Minister of Health, Kwaku Agyeman-Manu, has called for collaboration among member states to effectively combat health challenges, particularly maternal and child health issues.
Mr. Agyeman-Manu said working cross-sectorally allows for composite planning and execution of maternal and child health initiatives, as well as improve access to health services.
“Cross-sectorally requires breaking down financial and territorial barriers and other self-centered conduct which impede progress in achieving the Sustainable Development Goals,” he said.
The Minister made the call on Tuesday in Accra at the opening ceremony of the third ECOWAS Best Practices Forum in Health held under the theme: “Promoting Multi-Sectoriality to Achieve Maternal, New-born, Child, Adolescent and Youth Health-Related Sustainable Development Goals”.
The forum brought together experts from Ministries of Health, regional health practitioners, researchers, research institutions among others to deliberate on charting a way forward in ensuring good health for the citizenry.
Mr Agyeman-Manu said improvement in maternal, new-born child, and adolescent health was a global concern because the menace affects the core of the population which forms the nation’s work force.
The Minister said government has over the years developed and implemented many health interventions designed to optimize the health of the population for sustained national development.
He said life-course approach to health care was an invaluable investment that has many benefits for not only the health of the individual, but the socio-economic development of the country, sub-region and the world.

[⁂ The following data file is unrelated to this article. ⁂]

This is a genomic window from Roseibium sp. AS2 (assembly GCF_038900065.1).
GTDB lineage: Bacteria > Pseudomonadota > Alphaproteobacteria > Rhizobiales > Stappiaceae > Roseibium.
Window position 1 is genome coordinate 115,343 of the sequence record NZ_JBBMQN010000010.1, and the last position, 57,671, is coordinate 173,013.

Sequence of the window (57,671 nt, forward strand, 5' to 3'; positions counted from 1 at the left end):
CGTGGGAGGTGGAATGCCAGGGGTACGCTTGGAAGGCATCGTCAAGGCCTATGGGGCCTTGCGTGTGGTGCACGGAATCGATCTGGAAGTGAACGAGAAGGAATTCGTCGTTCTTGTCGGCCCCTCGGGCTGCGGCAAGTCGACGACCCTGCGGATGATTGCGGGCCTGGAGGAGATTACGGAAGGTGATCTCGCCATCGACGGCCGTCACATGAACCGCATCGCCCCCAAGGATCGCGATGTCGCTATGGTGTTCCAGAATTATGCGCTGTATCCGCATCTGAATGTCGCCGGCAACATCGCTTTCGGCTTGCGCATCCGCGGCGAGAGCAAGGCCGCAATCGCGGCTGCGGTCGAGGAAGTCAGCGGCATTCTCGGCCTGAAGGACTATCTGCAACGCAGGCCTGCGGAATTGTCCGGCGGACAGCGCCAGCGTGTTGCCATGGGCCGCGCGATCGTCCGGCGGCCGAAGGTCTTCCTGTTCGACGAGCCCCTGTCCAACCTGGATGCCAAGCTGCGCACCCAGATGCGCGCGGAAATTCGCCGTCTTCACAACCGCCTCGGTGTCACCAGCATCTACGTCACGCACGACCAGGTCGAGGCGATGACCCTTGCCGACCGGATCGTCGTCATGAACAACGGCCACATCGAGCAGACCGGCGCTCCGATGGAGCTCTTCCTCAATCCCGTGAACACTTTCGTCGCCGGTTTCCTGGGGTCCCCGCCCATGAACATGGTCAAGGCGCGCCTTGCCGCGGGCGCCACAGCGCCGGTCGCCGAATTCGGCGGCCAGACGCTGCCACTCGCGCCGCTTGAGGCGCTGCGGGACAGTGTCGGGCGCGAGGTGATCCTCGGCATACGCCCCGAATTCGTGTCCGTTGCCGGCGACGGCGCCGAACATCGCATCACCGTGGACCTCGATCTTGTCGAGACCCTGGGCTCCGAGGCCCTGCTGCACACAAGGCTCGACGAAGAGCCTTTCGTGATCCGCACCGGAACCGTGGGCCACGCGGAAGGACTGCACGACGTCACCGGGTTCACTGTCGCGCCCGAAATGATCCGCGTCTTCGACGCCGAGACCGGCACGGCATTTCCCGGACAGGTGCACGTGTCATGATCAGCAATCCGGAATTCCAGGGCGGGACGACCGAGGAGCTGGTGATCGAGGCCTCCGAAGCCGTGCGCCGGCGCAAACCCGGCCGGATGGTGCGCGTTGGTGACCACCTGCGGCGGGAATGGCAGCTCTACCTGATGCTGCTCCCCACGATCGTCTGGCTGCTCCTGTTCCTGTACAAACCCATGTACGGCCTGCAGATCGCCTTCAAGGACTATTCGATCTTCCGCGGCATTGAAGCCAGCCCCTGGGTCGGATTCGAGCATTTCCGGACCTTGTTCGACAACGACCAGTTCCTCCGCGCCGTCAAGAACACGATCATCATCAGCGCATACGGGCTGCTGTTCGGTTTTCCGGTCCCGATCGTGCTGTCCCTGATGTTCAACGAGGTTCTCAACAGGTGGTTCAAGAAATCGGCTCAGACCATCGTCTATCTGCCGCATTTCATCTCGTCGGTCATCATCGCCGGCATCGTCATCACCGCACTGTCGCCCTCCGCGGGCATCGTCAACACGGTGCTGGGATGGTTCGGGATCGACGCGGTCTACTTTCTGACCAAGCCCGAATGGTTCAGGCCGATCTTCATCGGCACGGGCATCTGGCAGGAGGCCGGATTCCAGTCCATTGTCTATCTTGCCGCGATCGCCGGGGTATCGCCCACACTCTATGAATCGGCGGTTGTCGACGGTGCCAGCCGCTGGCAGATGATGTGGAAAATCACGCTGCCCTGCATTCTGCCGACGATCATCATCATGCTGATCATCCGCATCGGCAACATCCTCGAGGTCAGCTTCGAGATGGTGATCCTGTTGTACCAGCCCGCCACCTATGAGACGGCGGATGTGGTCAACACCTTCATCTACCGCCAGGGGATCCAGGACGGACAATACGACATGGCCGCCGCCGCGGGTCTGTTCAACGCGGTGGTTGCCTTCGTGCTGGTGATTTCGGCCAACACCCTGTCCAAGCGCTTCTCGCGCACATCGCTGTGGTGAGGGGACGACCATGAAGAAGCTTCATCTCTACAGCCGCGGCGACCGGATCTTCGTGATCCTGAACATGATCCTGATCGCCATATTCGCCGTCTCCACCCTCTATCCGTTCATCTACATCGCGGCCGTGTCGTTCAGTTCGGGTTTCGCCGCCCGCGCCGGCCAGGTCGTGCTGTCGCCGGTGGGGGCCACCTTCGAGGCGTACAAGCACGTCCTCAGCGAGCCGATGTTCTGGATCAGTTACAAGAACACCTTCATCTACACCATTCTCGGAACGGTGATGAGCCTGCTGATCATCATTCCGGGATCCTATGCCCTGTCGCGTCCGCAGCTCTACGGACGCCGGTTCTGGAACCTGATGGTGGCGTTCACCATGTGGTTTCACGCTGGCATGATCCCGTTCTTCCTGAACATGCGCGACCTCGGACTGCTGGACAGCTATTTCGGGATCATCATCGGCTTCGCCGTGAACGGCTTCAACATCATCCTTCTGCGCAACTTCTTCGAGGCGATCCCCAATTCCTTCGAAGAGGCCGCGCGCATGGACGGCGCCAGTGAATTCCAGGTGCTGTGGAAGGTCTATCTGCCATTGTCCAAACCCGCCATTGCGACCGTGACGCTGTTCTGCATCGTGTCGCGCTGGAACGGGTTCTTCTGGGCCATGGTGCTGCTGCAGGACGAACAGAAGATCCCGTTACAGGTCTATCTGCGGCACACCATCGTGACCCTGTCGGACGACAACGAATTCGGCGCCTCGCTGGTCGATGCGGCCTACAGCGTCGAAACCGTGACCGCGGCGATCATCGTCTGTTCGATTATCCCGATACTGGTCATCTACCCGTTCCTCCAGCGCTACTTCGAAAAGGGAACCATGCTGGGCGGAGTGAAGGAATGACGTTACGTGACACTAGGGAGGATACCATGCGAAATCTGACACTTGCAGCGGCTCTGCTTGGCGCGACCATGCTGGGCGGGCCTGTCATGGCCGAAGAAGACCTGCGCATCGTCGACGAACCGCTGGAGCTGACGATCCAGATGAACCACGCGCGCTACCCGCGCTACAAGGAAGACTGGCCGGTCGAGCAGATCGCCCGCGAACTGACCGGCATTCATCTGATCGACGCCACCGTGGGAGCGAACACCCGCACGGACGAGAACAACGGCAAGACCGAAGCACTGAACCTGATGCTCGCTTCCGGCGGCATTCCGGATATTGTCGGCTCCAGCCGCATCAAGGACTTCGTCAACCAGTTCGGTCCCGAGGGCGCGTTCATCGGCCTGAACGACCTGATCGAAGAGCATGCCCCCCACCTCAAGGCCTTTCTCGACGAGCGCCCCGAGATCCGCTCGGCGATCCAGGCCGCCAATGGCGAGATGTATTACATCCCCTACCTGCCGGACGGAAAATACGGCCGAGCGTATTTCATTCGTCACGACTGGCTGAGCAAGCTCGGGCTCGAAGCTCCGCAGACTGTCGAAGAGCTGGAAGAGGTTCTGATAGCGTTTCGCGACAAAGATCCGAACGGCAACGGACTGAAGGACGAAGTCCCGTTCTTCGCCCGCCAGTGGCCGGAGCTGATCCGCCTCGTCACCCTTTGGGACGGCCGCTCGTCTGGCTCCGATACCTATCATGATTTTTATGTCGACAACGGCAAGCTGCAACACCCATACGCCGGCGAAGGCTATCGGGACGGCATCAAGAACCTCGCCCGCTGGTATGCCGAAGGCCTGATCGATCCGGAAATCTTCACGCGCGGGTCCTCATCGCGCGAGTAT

“Good health is not only a human welfare issue, but a fundamental objective of socio-economic development and as such no single Ministry, Department or Agency can ensure the health of a nation. Irt requires the concerted effort of all stakeholders”, he added.
Mr Agyeman-Manu said the advent of the SDGs and other initiatives such as the Health-In-All Policy and intervention has led to an integrated approach to healthcare delivery of every country.
He said it is imperative for countries to find points of convergence in policies, strategies, interventions, information and resource sharing to maximize impact and optimize the use of resources for investment in other areas of national development.
Prof Stanley Okolo, the Director General of the West African Health Organisation, said statistics showed that maternal and child mortality rates in West Africa were among the highest in the world, despite a number of interventions that have been implemented over the years.
Prof Okolo said as a result of the high rates, the ECOWAS Assembly of Health Ministers in 2014 adopted a resolution to establish the ECOWAS Best Practices Forum in Health to facilitate the documentation, dissemination and scaling-up of effective and proven practices in the health with emphasis on mothers, adolescent and young people.
He said the forum will focus on best practices in Family Planning, Maternal and New-born Health, and Youth and Adolescent Sexual and Reproductive Health identified in the areas of good governance and accountability, public-private partnership, traditional medicine and non-communicable diseases.
Madam Carell Laurent, the Acting Mission Director, USAID West Africa, said the Sub-Sahara region has made significant strides in attaining the SDGs, but more efforts was needed especially in maternal mortality.
She said USAID would continue to collaborate with its partner and ECOWAS to strengthen community-based results on health delivery and urged member countries to make the best of the forum and share best ideas on improving delivery within the region.